Sleep training my five-month-old daughter has been daunting, more so than I expected. At six weeks, she started sleeping through the night. My husband and I felt like rock-star parents. We knew we were lucky, and we savored our sleep. Then, inexplicably, she began waking up every 2-3 hours.
My husband and I had several ideas about why she was waking up, such as growth spurts, teething, white noise levels, new nap schedules, etc. In the middle of the night, I was mainly practicing triage to help us both get back to sleep quickly — I would pop her into bed with us and nurse her until we both fell back asleep. But the more research I did, the more I realized that my methods (although common) were fostering bad habits that could have negative consequences for a healthy, well-rested future.
Thus, we recently began the “crying-it-out” phase of sleep training. A necessary evil, I told myself. For a week, my husband and I decided to leave her alone (i.e., I would stop nursing her back to sleep) when she woke herself up, hoping that she would eventually learn how to fall back asleep for herself. But after one night of letting her cry-it-out for hours, we caved in for the night (which I’m sure the neighbors appreciated). The following evening, we tried again with similar results.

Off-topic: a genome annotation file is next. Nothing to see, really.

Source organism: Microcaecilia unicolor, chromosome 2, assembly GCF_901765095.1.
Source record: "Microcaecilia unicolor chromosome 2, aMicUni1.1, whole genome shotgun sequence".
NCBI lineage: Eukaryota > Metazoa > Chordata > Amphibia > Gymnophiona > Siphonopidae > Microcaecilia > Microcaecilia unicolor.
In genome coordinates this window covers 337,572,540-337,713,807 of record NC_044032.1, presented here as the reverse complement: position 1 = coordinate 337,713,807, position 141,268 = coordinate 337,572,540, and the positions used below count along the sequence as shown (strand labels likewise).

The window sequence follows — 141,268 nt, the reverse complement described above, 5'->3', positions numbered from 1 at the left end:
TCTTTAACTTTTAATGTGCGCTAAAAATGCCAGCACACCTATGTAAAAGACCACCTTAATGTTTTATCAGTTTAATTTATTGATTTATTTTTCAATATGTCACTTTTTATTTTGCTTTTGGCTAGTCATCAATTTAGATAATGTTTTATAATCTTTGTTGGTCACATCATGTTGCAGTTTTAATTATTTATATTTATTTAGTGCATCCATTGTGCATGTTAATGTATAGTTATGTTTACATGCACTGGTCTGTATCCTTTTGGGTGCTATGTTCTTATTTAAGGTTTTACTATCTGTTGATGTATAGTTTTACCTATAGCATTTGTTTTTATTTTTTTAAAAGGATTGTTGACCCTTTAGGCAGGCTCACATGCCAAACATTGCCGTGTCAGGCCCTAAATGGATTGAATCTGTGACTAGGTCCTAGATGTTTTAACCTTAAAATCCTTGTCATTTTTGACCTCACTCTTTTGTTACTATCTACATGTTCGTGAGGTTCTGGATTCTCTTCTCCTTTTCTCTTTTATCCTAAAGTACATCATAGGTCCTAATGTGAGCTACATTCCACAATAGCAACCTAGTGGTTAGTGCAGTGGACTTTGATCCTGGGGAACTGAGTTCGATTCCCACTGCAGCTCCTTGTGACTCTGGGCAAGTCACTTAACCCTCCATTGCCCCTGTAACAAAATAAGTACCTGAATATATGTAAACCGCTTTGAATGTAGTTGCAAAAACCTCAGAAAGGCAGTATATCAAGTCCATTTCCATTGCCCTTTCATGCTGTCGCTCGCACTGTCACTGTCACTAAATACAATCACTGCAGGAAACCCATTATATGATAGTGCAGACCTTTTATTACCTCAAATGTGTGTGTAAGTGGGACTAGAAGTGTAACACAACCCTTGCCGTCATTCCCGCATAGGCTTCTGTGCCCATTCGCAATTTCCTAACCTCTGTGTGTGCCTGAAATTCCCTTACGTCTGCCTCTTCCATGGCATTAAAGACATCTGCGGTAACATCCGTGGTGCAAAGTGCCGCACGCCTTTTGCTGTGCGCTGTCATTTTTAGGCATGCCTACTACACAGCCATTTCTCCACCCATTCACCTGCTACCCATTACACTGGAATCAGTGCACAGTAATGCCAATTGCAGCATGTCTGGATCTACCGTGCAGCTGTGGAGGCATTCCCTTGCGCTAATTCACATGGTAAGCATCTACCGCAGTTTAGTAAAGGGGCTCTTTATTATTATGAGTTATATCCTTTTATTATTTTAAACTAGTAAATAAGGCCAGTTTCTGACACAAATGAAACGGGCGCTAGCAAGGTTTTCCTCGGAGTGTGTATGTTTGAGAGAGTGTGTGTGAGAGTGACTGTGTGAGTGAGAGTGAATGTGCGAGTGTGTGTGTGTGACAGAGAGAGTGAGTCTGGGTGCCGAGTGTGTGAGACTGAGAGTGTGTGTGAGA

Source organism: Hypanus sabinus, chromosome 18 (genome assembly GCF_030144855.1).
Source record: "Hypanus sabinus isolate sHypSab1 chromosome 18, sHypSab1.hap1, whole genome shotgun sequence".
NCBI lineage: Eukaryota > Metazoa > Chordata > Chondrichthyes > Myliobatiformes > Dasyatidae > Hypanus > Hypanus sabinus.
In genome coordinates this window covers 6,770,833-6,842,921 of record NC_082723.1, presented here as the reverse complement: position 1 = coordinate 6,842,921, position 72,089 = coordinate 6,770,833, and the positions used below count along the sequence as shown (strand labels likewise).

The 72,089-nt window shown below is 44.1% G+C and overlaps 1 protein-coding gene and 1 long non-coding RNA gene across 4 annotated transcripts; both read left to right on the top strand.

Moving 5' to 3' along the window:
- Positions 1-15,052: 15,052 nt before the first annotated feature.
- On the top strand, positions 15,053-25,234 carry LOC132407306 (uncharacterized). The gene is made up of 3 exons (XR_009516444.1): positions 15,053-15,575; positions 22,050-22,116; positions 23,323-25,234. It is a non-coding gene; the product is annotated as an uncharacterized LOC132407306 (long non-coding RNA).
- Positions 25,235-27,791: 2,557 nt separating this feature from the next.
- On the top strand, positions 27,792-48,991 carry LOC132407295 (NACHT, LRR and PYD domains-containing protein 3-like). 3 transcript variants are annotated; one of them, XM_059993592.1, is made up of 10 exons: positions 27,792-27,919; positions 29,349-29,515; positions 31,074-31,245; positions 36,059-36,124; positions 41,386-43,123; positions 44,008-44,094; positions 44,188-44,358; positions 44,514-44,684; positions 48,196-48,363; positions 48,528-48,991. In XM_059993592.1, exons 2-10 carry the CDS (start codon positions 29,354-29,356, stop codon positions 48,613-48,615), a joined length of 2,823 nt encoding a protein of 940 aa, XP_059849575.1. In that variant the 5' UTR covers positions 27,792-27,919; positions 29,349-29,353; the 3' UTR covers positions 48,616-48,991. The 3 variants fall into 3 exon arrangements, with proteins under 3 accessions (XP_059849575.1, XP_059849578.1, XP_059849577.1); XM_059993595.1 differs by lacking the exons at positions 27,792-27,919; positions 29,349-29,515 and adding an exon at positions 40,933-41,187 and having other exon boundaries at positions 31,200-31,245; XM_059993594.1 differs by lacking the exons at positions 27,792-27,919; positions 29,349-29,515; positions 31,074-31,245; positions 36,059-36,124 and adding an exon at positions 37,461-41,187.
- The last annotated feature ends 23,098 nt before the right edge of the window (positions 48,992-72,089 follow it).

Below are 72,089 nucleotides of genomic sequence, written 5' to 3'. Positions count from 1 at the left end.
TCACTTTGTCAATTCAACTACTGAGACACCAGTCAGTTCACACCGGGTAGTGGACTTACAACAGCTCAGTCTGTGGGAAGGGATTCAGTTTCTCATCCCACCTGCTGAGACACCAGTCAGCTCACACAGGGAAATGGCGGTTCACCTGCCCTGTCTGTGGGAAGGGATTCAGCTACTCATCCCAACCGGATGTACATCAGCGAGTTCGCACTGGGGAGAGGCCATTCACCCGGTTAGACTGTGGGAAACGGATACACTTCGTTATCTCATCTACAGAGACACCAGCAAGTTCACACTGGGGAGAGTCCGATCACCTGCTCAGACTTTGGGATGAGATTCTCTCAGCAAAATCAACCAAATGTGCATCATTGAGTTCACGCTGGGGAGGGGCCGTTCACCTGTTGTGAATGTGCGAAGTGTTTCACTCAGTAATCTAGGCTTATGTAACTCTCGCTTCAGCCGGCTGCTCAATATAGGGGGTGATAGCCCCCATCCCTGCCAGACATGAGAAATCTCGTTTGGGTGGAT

I reached out to other parents, read articles and books, and kept telling myself that it would take a while…stay strong. But for every hour gained one night, we would have setbacks the next. I began logging our activity each night to see if a pattern emerged. A sense of utter failure was creeping in, which was starting to affect my outlook on everything. I dreaded each evening, knowing the type of gauntlet my daughter was going to throw down. With all of our collective years of experience and schooling, I was amazed at how difficult it was for my husband and I to figure this out.
Finally, a breakthrough. We got her to bed late last night, partly because I wanted to watch my beloved San Francisco Giants play the final innings of Game 4 in the World Series. We put her in her crib around 9pm. She woke up every 30 minutes until 11 pm (standard for the past few weeks). Despite feeling the joy from the Giants’ World Series victory, I felt defeated and depressed after hearing her wake up a fourth time. My husband volunteered to check on her. After a couple of minutes, he emerged from the bedroom and declared, “I cracked the code!”
Our daughter loved being swaddled, but we stopped after she learned to roll over in her crib and I found her face down and crying. Since then, she’s been in PJs. We hadn’t considered swaddling again because her wakeful tendencies started when she was still being swaddled. Searching for anything to help soothe her last night, my husband held down her arms as she lay in her crib and she instantly fell asleep. To confirm his findings, I got a light swaddle blanket and tucked it tightly around her in a way that kept her wrapped up, but allowed her to break free if she needed. We went to bed, and I dreamed about buying a Buster Posey Christmas ornament for the tree (no joke…). Before I knew it, it was 6am, and she was still wrapped up and sleeping soundly. Success! The swaddle worked. After all this time, the potential solution was simple.
I’m cautiously optimistic about tonight. We’ll try the swaddle again, and I’m mentally prepared to have her wake up at least once during the night. It’s hard to count on anything when it comes to sleep training.